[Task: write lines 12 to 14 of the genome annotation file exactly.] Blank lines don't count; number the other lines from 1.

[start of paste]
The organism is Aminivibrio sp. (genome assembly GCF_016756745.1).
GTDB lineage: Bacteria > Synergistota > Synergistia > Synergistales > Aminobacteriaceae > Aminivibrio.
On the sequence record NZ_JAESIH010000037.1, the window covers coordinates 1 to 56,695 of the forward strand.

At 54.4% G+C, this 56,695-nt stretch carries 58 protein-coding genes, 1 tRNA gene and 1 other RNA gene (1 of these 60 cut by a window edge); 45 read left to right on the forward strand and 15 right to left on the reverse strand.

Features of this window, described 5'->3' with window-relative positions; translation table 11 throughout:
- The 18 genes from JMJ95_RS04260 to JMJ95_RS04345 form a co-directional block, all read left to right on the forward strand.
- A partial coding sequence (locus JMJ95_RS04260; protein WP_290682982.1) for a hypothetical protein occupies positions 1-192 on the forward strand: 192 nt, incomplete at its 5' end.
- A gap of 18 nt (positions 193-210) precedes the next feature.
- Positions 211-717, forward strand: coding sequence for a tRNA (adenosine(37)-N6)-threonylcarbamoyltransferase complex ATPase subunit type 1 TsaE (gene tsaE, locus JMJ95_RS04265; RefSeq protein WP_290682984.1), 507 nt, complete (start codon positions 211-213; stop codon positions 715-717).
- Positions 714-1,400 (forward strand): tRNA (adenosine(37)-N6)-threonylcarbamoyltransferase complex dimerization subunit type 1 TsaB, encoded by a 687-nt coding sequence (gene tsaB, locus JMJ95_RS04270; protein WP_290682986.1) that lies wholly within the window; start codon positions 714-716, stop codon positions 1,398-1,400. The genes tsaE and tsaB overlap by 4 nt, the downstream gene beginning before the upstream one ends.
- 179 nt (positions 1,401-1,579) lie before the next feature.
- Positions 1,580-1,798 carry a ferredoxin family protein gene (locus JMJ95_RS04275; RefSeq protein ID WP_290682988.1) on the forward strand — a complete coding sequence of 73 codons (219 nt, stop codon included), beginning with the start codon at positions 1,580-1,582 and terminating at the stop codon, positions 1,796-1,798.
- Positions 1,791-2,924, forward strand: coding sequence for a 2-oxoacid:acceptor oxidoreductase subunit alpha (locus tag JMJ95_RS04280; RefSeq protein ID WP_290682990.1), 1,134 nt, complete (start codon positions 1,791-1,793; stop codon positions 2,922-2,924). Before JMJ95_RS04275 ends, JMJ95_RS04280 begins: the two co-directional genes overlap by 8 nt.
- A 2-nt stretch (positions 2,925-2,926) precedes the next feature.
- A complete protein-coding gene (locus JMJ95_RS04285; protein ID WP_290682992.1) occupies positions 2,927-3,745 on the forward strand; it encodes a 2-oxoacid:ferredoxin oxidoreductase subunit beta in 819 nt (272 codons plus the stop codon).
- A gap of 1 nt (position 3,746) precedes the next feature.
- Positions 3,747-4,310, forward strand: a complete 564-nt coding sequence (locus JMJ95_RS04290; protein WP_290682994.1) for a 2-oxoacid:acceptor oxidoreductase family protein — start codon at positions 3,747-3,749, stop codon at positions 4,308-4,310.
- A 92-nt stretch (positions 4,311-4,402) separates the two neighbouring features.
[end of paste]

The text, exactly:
- Positions 1,580-1,798 carry a ferredoxin family protein gene (locus JMJ95_RS04275; RefSeq protein ID WP_290682988.1) on the forward strand — a complete coding sequence of 73 codons (219 nt, stop codon included), beginning with the start codon at positions 1,580-1,582 and terminating at the stop codon, positions 1,796-1,798.
- Positions 1,791-2,924, forward strand: coding sequence for a 2-oxoacid:acceptor oxidoreductase subunit alpha (locus tag JMJ95_RS04280; RefSeq protein ID WP_290682990.1), 1,134 nt, complete (start codon positions 1,791-1,793; stop codon positions 2,922-2,924). Before JMJ95_RS04275 ends, JMJ95_RS04280 begins: the two co-directional genes overlap by 8 nt.
- A 2-nt stretch (positions 2,925-2,926) precedes the next feature.